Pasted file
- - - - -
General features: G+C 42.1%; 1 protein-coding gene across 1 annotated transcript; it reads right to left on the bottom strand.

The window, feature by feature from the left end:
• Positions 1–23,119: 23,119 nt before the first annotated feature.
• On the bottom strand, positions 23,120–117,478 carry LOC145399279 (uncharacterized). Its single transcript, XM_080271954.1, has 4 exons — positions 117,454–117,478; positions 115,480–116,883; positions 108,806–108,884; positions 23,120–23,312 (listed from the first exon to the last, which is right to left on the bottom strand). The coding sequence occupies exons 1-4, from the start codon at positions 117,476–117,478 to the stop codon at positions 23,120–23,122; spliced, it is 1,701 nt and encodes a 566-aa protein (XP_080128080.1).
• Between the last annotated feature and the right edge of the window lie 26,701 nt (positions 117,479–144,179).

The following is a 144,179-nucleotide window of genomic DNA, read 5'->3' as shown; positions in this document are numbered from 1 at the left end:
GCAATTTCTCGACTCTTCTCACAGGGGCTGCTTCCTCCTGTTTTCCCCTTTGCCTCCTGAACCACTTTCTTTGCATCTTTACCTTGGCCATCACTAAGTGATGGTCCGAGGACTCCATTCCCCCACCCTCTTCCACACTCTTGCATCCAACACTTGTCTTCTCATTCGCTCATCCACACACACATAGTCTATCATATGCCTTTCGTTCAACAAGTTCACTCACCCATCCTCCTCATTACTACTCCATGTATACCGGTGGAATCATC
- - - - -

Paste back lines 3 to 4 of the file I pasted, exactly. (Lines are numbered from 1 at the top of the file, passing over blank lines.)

• Positions 1–23,119: 23,119 nt before the first annotated feature.
• On the bottom strand, positions 23,120–117,478 carry LOC145399279 (uncharacterized). Its single transcript, XM_080271954.1, has 4 exons — positions 117,454–117,478; positions 115,480–116,883; positions 108,806–108,884; positions 23,120–23,312 (listed from the first exon to the last, which is right to left on the bottom strand). The coding sequence occupies exons 1-4, from the start codon at positions 117,476–117,478 to the stop codon at positions 23,120–23,122; spliced, it is 1,701 nt and encodes a 566-aa protein (XP_080128080.1).